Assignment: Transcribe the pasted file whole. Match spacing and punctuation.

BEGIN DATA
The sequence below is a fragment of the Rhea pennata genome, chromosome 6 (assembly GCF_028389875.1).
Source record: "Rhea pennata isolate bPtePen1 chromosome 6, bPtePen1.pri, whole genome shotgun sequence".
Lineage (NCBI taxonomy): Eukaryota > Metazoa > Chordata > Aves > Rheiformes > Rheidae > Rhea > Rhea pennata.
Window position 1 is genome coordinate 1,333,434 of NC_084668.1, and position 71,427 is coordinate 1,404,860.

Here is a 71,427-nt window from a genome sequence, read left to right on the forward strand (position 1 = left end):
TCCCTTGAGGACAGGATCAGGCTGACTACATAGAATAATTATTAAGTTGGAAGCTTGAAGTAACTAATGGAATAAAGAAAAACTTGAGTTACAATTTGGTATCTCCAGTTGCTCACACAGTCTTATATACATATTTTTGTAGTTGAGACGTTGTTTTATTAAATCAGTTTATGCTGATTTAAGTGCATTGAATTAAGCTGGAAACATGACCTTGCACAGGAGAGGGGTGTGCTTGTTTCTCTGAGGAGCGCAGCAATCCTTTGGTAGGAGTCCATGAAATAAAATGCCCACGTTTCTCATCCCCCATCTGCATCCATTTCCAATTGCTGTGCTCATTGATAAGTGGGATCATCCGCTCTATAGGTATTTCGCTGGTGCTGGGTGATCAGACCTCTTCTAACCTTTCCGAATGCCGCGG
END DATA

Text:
The sequence below is a fragment of the Rhea pennata genome, chromosome 6 (assembly GCF_028389875.1).
Source record: "Rhea pennata isolate bPtePen1 chromosome 6, bPtePen1.pri, whole genome shotgun sequence".
Lineage (NCBI taxonomy): Eukaryota > Metazoa > Chordata > Aves > Rheiformes > Rheidae > Rhea > Rhea pennata.
Window position 1 is genome coordinate 1,333,434 of NC_084668.1, and position 71,427 is coordinate 1,404,860.

Here is a 71,427-nt window from a genome sequence, read left to right on the forward strand (position 1 = left end):
TCCCTTGAGGACAGGATCAGGCTGACTACATAGAATAATTATTAAGTTGGAAGCTTGAAGTAACTAATGGAATAAAGAAAAACTTGAGTTACAATTTGGTATCTCCAGTTGCTCACACAGTCTTATATACATATTTTTGTAGTTGAGACGTTGTTTTATTAAATCAGTTTATGCTGATTTAAGTGCATTGAATTAAGCTGGAAACATGACCTTGCACAGGAGAGGGGTGTGCTTGTTTCTCTGAGGAGCGCAGCAATCCTTTGGTAGGAGTCCATGAAATAAAATGCCCACGTTTCTCATCCCCCATCTGCATCCATTTCCAATTGCTGTGCTCATTGATAAGTGGGATCATCCGCTCTATAGGTATTTCGCTGGTGCTGGGTGATCAGACCTCTTCTAACCTTTCCGAATGCCGCGG